2021-08-03, 14:45 #6 Xyzzy     Aug 2002 2×3×5×277 Posts How important is ECC on a video card? (Most consumer cards don't have that, right?) Our card has it, and we have it enabled, but it runs faster without. We haven't logged an ECC error yet. Note the "aggregate" counter described below. Code: ECC Errors NVIDIA GPUs can provide error counts for various types of ECC errors. Some ECC errors are either single or double bit, where single bit errors are corrected and double bit errors are uncorrectable. Texture memory errors may be correctable via resend or uncorrectable if the resend fails. These errors are available across two timescales (volatile and aggregate). Single bit ECC errors are automatically corrected by the HW and do not result in data corruption. Double bit errors are detected but not corrected. Please see the ECC documents on the web for information on compute application behavior when double bit errors occur. Volatile error counters track the number of errors detected since the last driver load. Aggregate error counts persist indefinitely and thus act as a lifetime counter.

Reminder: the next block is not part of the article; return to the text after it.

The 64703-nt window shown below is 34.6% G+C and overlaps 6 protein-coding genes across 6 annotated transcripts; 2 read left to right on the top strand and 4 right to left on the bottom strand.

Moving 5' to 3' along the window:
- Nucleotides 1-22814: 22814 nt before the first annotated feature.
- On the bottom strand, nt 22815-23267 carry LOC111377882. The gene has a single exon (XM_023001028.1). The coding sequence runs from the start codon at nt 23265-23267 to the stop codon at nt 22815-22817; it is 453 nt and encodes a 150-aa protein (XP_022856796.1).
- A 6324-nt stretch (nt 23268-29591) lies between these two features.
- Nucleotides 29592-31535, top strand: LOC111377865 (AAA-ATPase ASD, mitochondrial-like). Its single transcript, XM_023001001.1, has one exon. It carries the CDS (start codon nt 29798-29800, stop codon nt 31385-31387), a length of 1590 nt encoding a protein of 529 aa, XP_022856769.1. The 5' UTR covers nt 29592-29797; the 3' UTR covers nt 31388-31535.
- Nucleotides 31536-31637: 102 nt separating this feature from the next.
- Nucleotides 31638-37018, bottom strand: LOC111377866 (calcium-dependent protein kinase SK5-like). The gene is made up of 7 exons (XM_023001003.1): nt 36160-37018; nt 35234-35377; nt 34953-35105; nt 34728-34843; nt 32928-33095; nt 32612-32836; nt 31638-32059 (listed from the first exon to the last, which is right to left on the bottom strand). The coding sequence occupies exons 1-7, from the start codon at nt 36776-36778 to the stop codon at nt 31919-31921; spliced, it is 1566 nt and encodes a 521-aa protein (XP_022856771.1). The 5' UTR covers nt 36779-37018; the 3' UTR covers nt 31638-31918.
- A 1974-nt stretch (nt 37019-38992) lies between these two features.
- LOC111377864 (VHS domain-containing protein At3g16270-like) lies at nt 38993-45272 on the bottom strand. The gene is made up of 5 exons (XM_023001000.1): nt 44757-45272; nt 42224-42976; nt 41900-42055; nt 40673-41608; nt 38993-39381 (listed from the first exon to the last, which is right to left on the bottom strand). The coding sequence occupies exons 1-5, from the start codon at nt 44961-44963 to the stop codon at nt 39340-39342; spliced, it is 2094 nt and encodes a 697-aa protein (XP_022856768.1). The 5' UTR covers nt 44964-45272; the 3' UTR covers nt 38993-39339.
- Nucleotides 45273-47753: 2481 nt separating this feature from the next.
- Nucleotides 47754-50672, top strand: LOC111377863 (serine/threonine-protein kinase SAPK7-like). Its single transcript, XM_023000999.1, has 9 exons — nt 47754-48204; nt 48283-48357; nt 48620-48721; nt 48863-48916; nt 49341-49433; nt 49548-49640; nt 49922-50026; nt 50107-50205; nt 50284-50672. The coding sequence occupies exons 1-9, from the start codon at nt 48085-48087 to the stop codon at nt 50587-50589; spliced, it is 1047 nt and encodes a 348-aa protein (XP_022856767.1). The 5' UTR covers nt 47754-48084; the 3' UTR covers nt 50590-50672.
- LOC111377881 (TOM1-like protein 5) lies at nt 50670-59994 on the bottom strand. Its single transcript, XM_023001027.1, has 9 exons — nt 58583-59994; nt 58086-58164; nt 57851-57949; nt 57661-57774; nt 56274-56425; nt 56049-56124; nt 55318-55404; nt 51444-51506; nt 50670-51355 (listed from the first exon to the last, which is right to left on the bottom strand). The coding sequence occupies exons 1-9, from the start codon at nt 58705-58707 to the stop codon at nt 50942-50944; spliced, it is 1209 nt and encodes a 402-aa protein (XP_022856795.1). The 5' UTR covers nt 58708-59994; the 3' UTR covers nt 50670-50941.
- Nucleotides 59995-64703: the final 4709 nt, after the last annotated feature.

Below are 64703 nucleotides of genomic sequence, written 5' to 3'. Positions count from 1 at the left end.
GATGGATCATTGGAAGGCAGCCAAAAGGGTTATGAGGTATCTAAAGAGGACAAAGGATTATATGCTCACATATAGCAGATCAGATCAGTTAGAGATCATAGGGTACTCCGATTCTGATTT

2021-08-04, 00:32   #7
frmky

Jul 2003
So Cal

1000100011002 Posts

Quote:
 Originally Posted by frmky It would be possible to create a version that stores the matrices in system memory
I did that, and it's not terrible with the right settings...
Code:
using VBITS=512
matrix is 42100909 x 42101088 (20033.9 MB) with weight 6102777434 (144.96/col)
...
using GPU 0 (Tesla V100-SXM2-32GB)   <-------- 32 GB card
...
vector memory use: 17987.6 MB  <-- 7 x matrix columns x VBITS / 8 bytes on card, adjust VBITS as needed
dense rows memory use: 2569.6 MB  <-- on card but could be moved to cpu memory
sparse matrix memory use: 30997.3 MB  <-- Hosted in cpu memory, transferred on card as needed
memory use: 51554.6 MB  <-- significantly exceeds 32 GB
Allocated 357.7 MB for SpMV library
...
linear algebra completed 33737 of 42101088 dimensions (0.1%, ETA 133h21m)

2021-08-04, 02:42   #8
frmky

Jul 2003
So Cal

22·547 Posts

Quote:
 Originally Posted by Xyzzy How important is ECC on a video card? (Most consumer cards don't have that, right?) Our card has it, and we have it enabled, but it runs faster without. We haven't logged an ECC error yet. Note the "aggregate" counter described below.